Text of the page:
According to Bvukumbwe, the standard form began to take effect at the close of the previous season, and usage is anticipated to rise in the coming months.

“That has been a problem and an issue for a very long time, which we have been engaging in,” he said.

“But now together with the ministry, we have managed to put up that contract form that when you sign in for your inputs, it is standardised.

“We are all saying a farmer must be given the complete package he needs to do a crop of tobacco if it’s a hectare or whatever he needs to get the correct inputs.

This way there will be no defaults by farmers because he will be secure.

“The other reason why the farmer defaults is to do with side marketing.

“He would want to pay school fees and do other things but the contractors have been leaving them with nothing.

“What’s the point of not side marketing if you are not getting fair value for your crop? Contractors have to pay up. They can’t be paying US$1,50 for the same grade of tobacco.”

Tobacco Industry and Marketing Board (TIMB) spokesperson Chelesani Tsarwe said as of day three of the 2024 tobacco marketing season, TIMB had recorded and total of 4,1 million kgs of tobacco, which have been sold. 

This is in comparison to 1,5 million kgs of tobacco sold during the same time last year. 

“The average price pegged at US$3,12 per kg is firmer this season as compared to U$2,63 per kg paid last season,@ Tsarwe said.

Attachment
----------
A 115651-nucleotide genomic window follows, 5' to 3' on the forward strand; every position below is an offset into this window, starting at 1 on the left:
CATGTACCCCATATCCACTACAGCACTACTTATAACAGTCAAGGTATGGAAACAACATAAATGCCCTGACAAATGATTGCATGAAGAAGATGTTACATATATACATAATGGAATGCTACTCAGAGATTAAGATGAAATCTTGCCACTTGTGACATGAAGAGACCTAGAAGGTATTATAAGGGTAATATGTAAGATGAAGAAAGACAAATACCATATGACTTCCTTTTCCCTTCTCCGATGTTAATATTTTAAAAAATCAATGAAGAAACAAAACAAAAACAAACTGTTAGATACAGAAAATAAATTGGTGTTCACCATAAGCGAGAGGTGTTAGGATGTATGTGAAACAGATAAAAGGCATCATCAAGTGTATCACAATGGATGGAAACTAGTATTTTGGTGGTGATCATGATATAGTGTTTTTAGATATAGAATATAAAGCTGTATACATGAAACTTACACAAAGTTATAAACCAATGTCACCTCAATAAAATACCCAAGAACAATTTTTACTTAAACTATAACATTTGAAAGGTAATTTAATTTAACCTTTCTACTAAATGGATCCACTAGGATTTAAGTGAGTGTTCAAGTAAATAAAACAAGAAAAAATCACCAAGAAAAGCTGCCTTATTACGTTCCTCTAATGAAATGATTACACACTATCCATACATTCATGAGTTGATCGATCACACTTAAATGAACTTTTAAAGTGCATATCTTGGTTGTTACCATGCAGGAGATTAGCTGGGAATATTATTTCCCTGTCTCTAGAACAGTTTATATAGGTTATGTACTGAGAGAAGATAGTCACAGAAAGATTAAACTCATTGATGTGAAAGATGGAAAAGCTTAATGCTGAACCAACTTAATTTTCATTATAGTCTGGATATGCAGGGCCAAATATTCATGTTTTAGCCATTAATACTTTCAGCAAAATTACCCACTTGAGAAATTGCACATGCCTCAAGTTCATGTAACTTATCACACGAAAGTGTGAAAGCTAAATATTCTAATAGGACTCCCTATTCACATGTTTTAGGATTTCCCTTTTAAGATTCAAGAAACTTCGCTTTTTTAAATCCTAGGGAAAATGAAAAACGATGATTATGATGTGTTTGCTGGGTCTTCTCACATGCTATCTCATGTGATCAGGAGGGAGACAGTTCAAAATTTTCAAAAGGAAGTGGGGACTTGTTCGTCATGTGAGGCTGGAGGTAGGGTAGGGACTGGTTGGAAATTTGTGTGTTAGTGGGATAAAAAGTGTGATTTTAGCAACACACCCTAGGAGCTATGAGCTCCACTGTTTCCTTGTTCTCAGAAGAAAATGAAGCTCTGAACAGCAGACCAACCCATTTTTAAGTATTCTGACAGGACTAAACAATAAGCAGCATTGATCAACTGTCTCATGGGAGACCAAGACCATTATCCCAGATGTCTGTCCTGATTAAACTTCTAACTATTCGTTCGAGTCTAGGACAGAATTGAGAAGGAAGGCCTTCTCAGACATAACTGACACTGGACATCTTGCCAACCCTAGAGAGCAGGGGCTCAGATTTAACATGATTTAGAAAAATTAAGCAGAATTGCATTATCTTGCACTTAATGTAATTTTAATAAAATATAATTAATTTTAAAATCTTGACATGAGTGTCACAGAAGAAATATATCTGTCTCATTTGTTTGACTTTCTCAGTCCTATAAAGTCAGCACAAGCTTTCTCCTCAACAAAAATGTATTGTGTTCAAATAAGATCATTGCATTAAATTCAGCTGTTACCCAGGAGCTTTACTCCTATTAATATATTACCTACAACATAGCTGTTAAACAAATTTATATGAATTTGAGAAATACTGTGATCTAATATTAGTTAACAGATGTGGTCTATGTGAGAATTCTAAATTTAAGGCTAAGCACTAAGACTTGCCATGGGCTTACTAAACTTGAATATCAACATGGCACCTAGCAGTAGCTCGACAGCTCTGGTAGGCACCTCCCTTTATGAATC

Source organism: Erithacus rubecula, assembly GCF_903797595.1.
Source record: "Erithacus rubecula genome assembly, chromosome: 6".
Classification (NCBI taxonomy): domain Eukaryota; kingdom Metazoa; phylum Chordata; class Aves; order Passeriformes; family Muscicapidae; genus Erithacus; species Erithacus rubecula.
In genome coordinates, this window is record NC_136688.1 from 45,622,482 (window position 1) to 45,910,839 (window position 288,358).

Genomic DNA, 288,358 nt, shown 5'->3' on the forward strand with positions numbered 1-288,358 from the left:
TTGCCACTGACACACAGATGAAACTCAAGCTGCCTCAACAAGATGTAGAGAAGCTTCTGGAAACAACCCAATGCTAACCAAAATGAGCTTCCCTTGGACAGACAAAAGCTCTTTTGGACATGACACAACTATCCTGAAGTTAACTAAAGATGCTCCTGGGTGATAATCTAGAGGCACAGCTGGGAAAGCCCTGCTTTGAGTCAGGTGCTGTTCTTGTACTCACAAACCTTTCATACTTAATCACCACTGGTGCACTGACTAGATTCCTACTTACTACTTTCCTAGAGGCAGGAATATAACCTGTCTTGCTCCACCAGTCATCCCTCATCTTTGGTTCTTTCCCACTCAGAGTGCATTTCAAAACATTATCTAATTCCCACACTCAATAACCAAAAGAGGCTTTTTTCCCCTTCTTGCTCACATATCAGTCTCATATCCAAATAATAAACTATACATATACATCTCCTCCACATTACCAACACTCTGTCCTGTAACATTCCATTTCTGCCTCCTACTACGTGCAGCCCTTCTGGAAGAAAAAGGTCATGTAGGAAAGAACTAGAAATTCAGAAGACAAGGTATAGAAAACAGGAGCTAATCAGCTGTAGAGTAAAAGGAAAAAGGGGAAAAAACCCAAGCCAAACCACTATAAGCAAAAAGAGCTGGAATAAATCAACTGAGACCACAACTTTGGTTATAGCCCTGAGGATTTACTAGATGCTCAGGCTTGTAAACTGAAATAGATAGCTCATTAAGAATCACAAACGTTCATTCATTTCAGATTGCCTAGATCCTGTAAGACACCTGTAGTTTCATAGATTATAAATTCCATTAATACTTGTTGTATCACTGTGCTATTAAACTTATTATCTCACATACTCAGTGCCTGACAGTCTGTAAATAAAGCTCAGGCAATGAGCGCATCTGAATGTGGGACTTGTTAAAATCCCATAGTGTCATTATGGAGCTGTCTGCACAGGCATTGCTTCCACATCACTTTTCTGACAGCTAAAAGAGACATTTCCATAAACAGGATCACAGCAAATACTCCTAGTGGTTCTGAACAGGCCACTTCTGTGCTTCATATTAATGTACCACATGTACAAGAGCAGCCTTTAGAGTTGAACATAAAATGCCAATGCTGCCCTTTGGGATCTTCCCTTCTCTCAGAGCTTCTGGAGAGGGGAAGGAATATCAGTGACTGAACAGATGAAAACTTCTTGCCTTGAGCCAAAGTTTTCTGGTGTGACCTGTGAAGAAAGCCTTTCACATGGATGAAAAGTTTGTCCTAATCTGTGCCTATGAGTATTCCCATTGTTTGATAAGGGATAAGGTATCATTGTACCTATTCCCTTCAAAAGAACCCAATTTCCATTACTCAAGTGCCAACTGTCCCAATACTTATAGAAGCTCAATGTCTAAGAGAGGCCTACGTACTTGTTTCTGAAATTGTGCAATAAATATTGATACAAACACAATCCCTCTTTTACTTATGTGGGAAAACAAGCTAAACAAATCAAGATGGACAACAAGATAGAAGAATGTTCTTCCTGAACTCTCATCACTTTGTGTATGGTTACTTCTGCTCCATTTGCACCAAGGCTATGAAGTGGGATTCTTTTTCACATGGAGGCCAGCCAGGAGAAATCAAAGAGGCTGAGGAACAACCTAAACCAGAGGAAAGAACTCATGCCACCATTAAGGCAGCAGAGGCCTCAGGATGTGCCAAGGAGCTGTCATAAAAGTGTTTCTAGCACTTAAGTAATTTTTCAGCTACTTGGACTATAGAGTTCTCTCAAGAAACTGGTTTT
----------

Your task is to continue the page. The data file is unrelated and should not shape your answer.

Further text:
“As a result of the Elnino conditions witnessed in southern Africa starting late last year, the expected tobacco hectarage is lower compared to last year yet there are more buyers this season in need of the crop.”

According to her, demand and supply principle is being witnessed with the demand of the crop this year very high and supply is low. 

“More buyers have also been registered, meaning more players in the market leading to competition on the auction floors, hence better prices being offered,” she noted. 

“While on the contract floors, contractors who fear side marketing of the crop are also offering firmer prices and encouraging their growers to deliver their crop timeously.”

As Zimbabwe’s economy continues to decline, most farmers have been left with no choice, but to operate through contracts which offer them inputs and they pay later.

While the country rakes in more money from tobacco, the growers have remained poor and heavily indebted to the contractors, whose number has increased over the years.

An investigation that was once carried out by The Standard in partnership with Voluntary Media Council of Zimbabwe showed some anomalies.

For example, Onhardt Tobacco Private Limited’s 11-page tobacco contract did not indicate the amount owed by the farmer to the company.

A separate acknowledgment of debt was signed upon receiving the inputs.

The same applied to the Mashonaland Tobacco Company contract.

Several of the farmers were in agreement that the acknowledgment of debt does not state how much the farmer is required to pay back.